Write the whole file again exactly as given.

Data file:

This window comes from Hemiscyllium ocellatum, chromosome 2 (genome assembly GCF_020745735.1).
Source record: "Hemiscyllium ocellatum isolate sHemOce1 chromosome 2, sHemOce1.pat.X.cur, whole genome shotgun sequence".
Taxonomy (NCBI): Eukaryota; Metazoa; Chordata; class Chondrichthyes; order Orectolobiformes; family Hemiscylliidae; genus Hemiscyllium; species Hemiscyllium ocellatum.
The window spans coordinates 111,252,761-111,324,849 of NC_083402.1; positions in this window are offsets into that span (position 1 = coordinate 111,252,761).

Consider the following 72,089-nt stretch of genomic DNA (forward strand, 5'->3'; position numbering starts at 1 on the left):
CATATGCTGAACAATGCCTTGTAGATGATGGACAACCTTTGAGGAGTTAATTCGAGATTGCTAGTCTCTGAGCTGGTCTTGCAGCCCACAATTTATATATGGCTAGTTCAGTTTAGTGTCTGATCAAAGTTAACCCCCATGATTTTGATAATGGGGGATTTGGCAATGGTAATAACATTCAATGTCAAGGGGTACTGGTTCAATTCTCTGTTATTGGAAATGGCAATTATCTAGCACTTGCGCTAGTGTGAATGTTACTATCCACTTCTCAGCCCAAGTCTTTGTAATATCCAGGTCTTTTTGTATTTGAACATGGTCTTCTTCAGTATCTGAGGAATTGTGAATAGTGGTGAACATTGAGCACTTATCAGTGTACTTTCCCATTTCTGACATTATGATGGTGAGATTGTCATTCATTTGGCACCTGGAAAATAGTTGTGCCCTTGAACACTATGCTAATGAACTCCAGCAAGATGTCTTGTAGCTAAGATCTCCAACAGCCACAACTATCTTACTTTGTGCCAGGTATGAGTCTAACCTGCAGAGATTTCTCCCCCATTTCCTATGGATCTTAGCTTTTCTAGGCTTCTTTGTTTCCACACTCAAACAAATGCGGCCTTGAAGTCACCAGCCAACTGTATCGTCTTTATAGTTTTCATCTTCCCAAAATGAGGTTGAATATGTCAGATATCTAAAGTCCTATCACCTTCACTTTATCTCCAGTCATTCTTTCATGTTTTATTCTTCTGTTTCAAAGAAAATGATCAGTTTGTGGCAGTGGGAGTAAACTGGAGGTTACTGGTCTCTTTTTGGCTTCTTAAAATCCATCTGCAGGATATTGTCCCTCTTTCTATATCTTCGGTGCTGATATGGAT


This window comes from Hemiscyllium ocellatum, chromosome 2 (genome assembly GCF_020745735.1).
Source record: "Hemiscyllium ocellatum isolate sHemOce1 chromosome 2, sHemOce1.pat.X.cur, whole genome shotgun sequence".
Taxonomy (NCBI): Eukaryota; Metazoa; Chordata; class Chondrichthyes; order Orectolobiformes; family Hemiscylliidae; genus Hemiscyllium; species Hemiscyllium ocellatum.
The window spans coordinates 111,252,761-111,324,849 of NC_083402.1; positions in this window are offsets into that span (position 1 = coordinate 111,252,761).

Consider the following 72,089-nt stretch of genomic DNA (forward strand, 5'->3'; position numbering starts at 1 on the left):
CATATGCTGAACAATGCCTTGTAGATGATGGACAACCTTTGAGGAGTTAATTCGAGATTGCTAGTCTCTGAGCTGGTCTTGCAGCCCACAATTTATATATGGCTAGTTCAGTTTAGTGTCTGATCAAAGTTAACCCCCATGATTTTGATAATGGGGGATTTGGCAATGGTAATAACATTCAATGTCAAGGGGTACTGGTTCAATTCTCTGTTATTGGAAATGGCAATTATCTAGCACTTGCGCTAGTGTGAATGTTACTATCCACTTCTCAGCCCAAGTCTTTGTAATATCCAGGTCTTTTTGTATTTGAACATGGTCTTCTTCAGTATCTGAGGAATTGTGAATAGTGGTGAACATTGAGCACTTATCAGTGTACTTTCCCATTTCTGACATTATGATGGTGAGATTGTCATTCATTTGGCACCTGGAAAATAGTTGTGCCCTTGAACACTATGCTAATGAACTCCAGCAAGATGTCTTGTAGCTAAGATCTCCAACAGCCACAACTATCTTACTTTGTGCCAGGTATGAGTCTAACCTGCAGAGATTTCTCCCCCATTTCCTATGGATCTTAGCTTTTCTAGGCTTCTTTGTTTCCACACTCAAACAAATGCGGCCTTGAAGTCACCAGCCAACTGTATCGTCTTTATAGTTTTCATCTTCCCAAAATGAGGTTGAATATGTCAGATATCTAAAGTCCTATCACCTTCACTTTATCTCCAGTCATTCTTTCATGTTTTATTCTTCTGTTTCAAAGAAAATGATCAGTTTGTGGCAGTGGGAGTAAACTGGAGGTTACTGGTCTCTTTTTGGCTTCTTAAAATCCATCTGCAGGATATTGTCCCTCTTTCTATATCTTCGGTGCTGATATGGAT